The James B. Hunt Jr. Library has been open since January, but it remains a work in progress.
The Hunt Library makes the latest technology available to students and faculty, but the final touches are still being made to some of the most innovative spaces in the new library on Centennial Campus. The Game Lab, with its 20×5-foot MicroTile display screen, is now open four hours each evening for students wanting to try their hand at the latest video games and is expected to be open around-the-clock soon. The Teaching and Visualization Lab and the Creativity Studio are scheduled to open this summer, although the spaces already have been used by a couple of different groups.
The challenge, says Maurice York (right), head of information technology for NCSU Libraries, has been to make sure library patrons can easily make use of all the new high-tech tools.
“We’ve got a lot of advanced technology in the building, but if the right human interface isn’t there to make it easy to engage with, it just becomes a big pile of hardware,” says York. “With any of these spaces, no matter what the level of technology, you should be able to walk in, push some buttons, and get to work. You should not have to have a secret handshake or three months of training, so that this building really is in the hands of the students.”
Making such cutting-edge technology readily available to students is at the heart of what the Hunt Library is about. Students and professors can even check out some items, ranging from iPads to credit-card sized computers that plug into a television.
“It’s a crazy idea,” York says. “But we know they want to get their hands on stuff. They’re not happy with a passive presentation of technology, because it’s not that interesting. They’re not here to learn how to use a computer or how to use a display. They’re here to learn how to engineer the next generation of that stuff. So if they can’t get their hands on it and mess with it, we haven’t really done our job.”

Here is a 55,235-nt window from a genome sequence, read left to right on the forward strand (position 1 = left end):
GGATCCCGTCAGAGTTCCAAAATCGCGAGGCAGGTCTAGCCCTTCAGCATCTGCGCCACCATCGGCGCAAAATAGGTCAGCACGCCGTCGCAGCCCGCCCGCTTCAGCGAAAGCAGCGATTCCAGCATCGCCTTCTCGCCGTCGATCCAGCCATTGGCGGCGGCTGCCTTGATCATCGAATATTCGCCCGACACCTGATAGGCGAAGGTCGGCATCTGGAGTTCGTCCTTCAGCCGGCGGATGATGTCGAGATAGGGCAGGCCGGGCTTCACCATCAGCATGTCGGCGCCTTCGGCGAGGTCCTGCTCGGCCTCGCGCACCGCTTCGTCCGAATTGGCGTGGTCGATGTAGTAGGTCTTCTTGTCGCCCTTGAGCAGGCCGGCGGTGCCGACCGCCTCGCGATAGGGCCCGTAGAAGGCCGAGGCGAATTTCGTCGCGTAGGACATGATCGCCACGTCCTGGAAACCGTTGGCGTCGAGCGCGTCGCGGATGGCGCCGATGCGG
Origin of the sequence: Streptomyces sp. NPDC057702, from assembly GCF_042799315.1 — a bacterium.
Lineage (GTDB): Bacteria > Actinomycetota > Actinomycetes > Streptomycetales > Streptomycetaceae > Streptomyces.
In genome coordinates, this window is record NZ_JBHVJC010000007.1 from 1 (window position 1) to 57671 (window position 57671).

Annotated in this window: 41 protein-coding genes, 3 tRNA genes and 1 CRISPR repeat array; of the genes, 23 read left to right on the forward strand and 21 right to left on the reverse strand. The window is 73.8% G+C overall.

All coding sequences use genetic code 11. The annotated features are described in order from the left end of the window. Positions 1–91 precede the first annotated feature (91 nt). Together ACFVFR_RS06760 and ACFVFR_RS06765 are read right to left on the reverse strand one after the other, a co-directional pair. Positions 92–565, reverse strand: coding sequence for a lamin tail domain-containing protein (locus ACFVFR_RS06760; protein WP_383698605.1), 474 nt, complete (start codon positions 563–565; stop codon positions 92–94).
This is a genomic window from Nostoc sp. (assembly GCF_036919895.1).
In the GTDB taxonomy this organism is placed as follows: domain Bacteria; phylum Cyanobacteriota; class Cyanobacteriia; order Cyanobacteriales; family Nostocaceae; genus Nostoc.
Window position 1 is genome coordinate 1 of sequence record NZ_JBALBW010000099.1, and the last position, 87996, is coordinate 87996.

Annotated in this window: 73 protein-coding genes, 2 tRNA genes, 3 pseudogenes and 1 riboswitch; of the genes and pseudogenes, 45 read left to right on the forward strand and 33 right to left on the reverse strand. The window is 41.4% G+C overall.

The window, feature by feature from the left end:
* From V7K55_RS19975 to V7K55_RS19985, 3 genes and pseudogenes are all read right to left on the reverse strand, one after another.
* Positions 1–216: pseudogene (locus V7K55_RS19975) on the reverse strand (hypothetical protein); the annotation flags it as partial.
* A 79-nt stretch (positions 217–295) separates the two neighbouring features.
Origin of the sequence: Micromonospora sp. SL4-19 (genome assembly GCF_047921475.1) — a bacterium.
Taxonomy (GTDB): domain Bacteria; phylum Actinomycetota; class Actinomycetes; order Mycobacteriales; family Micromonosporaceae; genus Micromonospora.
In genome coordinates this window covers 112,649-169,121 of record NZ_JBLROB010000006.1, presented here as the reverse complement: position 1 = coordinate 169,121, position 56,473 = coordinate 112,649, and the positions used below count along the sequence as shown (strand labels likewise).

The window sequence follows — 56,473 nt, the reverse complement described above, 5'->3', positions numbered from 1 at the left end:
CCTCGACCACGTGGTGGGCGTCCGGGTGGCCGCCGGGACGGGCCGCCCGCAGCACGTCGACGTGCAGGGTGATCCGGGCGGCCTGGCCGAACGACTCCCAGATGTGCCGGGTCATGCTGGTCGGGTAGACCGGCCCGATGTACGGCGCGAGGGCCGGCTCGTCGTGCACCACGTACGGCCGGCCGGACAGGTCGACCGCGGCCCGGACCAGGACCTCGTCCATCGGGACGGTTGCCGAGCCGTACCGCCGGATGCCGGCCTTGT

York has been pleased with the initial response to the new library, which is featured in the spring issue of NC State magazine. He says the library is full most nights and weekends and that students have occasionally complained about not being able to find a seat. He says the library’s group study rooms have been extremely popular, and that students have taken advantage of the display screens and other technology available in each of the study rooms.
One of York’s next challenges is to find a way to get some of the technological features of the Hunt Library into D.H. Hill Library. “It’s easy to get to Centennial at night and on weekends, but there’s an enormous center of gravity on North Campus, and we’ve got to be able to bring these services back up there,” he says.
The automated bookBot at the Hunt Library, with its capacity for 2 million books, has freed up space in D.H. Hill that had been devoted to the stacks. One of those spaces is being remade into a visualization room, much like the visualization lab at Hunt Library. Those spaces — York calls them black box theaters — will allow students and professors to rethink how they do presentations and other projects. “It’s a very flexible, dynamic learning environment,” York says.
From there, York looks forward to seeing where their imagination will take them. He takes comfort in knowing that they won’t be limited by inadequate technology.
“It’s just so rewarding,” he says, “to be able to listen to what people want to do and say, ‘Yeah, we can do that,’ and know that you’ve got a space for them.”